WOODSHOP NEWS Issue May 2020 – Barth Vacuum Press

Bringing thermofoil in-house is a viable option for many small- to medium-sized woodshops because of advances in the technology, both in terms of machines and patterns. Foil makers are constantly introduc­ing new solid colors and woodgrains, and the machines are getting small, more powerful and more efficient.
The theory is relatively simple. The shop mills one-piece flat or panel MDF doors on a CNC, and then wraps the backs first and then the fronts with vinyl in a heated, vacu­um packing machine. The doors and draw­er fronts are laid out on the bed of the ma­chine, often with sophisticated platens that raise them off the surface or make it easier for woodworkers to apply or handle the hot­melt adhesive used to create a bond between the foil and wood products. After baking, the parts are trimmed from the sheet and turned over and the process is repeated for the front faces. The vacuum and heat suck the foil tight to the door profile, revealing flat or raised panels or details such as arched tops.
The advantages of thermofoil are that the material can be significantly less expensive, and the process is less labor-intensive than more traditional assembly and coatings op­tions. One or two workers can turn out a full set of doors and fronts in a day, and there’s no overnight eure or multiple coating required.
The biggest disadvantage is that thermofoil is shaped by heat, and usually lies on an MDF core. The foil is susceptible to heat after instal­lation such as hair dryers, coffee machines and toasters, and if the seal deteriorates the MDF core may absorb moisture and become distorted or swollen. lt can also meet some client opposition as there is a conception that these doors are a low-end solution for a high-priced custom job.
Other concerns are handling vinyl with preapplied glue, dust or dirt that telegraphs through the vinyl, and delamination. Some­times, the doors can be repaired with contact adhesive, but the normal solution is replece­ment. And that can be a problem if the vinyl pattern or color has been changed or discon­tinued, or if the tone or shade of adjacent doors and fronts has reacted to an environ­mental influence such as direct sunlight or cleaning chemicals.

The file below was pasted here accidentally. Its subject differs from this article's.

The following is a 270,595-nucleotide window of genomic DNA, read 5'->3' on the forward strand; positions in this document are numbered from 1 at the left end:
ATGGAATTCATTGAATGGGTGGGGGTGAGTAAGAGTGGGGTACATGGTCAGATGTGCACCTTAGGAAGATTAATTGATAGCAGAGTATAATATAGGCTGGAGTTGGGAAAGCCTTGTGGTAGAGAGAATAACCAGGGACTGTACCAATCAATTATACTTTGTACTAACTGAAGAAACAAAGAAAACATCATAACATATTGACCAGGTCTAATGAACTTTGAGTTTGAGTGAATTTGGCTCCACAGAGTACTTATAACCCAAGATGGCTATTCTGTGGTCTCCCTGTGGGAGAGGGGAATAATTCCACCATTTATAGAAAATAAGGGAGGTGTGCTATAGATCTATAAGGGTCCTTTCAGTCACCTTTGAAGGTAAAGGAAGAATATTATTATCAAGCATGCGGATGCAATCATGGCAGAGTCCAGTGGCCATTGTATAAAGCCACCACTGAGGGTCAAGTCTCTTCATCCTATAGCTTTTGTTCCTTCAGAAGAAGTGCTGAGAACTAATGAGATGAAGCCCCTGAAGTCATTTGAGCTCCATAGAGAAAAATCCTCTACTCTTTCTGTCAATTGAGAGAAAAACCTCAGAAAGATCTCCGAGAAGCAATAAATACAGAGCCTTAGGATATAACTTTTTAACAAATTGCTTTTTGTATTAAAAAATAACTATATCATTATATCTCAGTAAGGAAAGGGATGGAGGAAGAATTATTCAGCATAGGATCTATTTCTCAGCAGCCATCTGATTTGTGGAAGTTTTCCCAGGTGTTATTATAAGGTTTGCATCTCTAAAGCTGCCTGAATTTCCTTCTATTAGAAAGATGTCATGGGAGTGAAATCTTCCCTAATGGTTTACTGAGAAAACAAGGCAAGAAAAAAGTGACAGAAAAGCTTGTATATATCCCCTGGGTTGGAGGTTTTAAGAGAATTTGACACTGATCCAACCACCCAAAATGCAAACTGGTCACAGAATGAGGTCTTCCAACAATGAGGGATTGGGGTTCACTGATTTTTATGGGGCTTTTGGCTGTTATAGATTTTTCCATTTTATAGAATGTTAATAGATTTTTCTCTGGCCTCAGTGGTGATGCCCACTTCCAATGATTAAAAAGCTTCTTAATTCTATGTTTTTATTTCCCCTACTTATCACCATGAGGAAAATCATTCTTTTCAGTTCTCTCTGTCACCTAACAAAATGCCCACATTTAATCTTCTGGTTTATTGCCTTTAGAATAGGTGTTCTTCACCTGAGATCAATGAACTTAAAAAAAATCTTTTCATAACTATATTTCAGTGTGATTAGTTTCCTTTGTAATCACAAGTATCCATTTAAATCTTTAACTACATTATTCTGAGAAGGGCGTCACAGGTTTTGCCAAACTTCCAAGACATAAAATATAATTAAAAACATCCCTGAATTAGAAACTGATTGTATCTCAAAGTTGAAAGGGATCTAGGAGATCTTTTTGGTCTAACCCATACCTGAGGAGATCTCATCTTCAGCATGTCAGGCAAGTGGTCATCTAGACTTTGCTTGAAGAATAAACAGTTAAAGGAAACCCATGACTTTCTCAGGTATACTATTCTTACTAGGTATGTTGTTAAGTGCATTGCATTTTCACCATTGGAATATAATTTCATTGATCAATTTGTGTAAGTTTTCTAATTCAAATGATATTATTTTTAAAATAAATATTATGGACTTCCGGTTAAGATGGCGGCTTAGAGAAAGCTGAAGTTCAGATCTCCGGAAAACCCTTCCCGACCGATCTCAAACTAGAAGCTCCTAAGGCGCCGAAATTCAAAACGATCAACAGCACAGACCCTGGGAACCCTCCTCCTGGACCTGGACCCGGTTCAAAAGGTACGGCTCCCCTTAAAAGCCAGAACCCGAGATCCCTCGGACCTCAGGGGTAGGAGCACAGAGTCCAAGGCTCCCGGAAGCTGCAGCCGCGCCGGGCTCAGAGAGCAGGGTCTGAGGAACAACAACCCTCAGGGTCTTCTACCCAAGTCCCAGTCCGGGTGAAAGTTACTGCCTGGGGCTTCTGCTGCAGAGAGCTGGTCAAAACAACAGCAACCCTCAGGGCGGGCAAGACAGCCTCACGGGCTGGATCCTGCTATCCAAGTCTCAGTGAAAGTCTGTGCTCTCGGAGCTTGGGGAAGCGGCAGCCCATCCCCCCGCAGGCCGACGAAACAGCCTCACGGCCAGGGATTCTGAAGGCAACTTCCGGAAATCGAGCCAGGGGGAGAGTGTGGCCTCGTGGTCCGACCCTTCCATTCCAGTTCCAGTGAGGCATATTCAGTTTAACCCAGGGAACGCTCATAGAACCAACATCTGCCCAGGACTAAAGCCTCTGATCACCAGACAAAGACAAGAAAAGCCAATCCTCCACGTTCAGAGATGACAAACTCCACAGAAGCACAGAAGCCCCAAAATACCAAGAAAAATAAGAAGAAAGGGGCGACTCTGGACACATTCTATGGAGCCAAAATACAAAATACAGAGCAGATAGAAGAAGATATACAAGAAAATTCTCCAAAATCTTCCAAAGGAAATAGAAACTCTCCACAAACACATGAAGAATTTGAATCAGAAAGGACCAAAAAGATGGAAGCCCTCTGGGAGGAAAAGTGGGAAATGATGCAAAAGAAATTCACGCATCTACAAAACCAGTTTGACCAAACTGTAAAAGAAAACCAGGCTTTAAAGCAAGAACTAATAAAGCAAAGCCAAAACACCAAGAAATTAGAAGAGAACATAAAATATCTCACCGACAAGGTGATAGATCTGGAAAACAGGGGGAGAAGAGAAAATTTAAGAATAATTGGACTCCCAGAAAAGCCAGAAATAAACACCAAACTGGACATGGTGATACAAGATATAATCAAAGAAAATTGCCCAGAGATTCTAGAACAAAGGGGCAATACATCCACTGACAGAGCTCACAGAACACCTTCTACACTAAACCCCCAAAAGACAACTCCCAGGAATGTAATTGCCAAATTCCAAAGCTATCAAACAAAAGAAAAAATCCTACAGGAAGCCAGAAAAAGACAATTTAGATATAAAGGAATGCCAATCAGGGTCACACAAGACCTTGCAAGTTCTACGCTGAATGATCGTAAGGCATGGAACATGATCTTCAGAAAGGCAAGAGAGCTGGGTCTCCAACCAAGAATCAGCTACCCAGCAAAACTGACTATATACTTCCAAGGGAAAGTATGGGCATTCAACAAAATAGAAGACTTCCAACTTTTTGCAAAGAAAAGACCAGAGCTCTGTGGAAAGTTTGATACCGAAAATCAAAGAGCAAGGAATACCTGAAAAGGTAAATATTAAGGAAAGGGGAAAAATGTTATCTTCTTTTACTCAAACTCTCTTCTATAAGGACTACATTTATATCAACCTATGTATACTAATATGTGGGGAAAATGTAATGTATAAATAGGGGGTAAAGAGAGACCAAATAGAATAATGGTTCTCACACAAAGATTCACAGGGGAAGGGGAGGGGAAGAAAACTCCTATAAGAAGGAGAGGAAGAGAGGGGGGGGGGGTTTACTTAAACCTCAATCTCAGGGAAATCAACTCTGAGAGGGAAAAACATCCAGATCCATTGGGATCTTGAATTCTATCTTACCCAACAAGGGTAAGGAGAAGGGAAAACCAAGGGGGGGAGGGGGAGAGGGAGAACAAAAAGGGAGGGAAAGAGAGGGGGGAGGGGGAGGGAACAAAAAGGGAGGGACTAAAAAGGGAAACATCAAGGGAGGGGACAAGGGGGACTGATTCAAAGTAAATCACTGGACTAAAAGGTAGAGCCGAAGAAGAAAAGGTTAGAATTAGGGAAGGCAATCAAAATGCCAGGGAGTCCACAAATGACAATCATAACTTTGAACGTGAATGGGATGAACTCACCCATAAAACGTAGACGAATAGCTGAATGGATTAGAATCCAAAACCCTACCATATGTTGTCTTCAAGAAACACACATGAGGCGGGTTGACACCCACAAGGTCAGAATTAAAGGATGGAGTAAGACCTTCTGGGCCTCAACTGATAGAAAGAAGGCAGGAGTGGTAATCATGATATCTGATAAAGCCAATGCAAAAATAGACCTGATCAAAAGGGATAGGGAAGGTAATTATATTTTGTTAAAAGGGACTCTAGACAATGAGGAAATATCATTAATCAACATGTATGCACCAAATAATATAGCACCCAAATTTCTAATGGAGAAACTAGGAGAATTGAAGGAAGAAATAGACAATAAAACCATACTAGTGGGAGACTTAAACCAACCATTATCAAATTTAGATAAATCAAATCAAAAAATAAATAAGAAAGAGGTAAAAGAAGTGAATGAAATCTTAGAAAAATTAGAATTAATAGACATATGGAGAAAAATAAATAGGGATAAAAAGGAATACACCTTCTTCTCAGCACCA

But overall, thermofoil doors can really sim­plify life in the cabinet shop while offering the customer a solid value.
Vac-U-Clamp (vacuclamp.com) in Oceenside, Calif. offers the FT 900 thermofoil vacuum press that can handle work up to 52″ x 105″ and it has a low-profile top that decreases the interior volume. That delivers optimum heat distribution, while shortening the cycling time. The machine has 24,000 watts of heating power, which is delivered through infrared quartz tubes. The top tubes are curved to more evenly distribute heat. And there’s a tube at each end for complete, even heating of the film. The temperature of the film is accurately measured by an infrared sensor, and there’s a centrally located 300-watt interior light so the operator can visually check progress through the front viewing window.
In a Vac-U-Clamp exclusive, optional plat­ens are bonded with a very high-tech non­stick coating that prevents pre-glued film from sticking to the platens during processing. That makes removal of excess film a snap. Previ­ously, shops that wanted to use pre-glued film had to spray the pletens with a food-type non­stick spray- which worked but was a mess and reguired frequent repeat applications. The new pletens can save a lot of set-up time be­tween cycles and contribute to both a cleaner work environment and better results. Experi­enced users will also appreciate the Constant Row low level of vacuum, which helps elimi­nate wrinkles.
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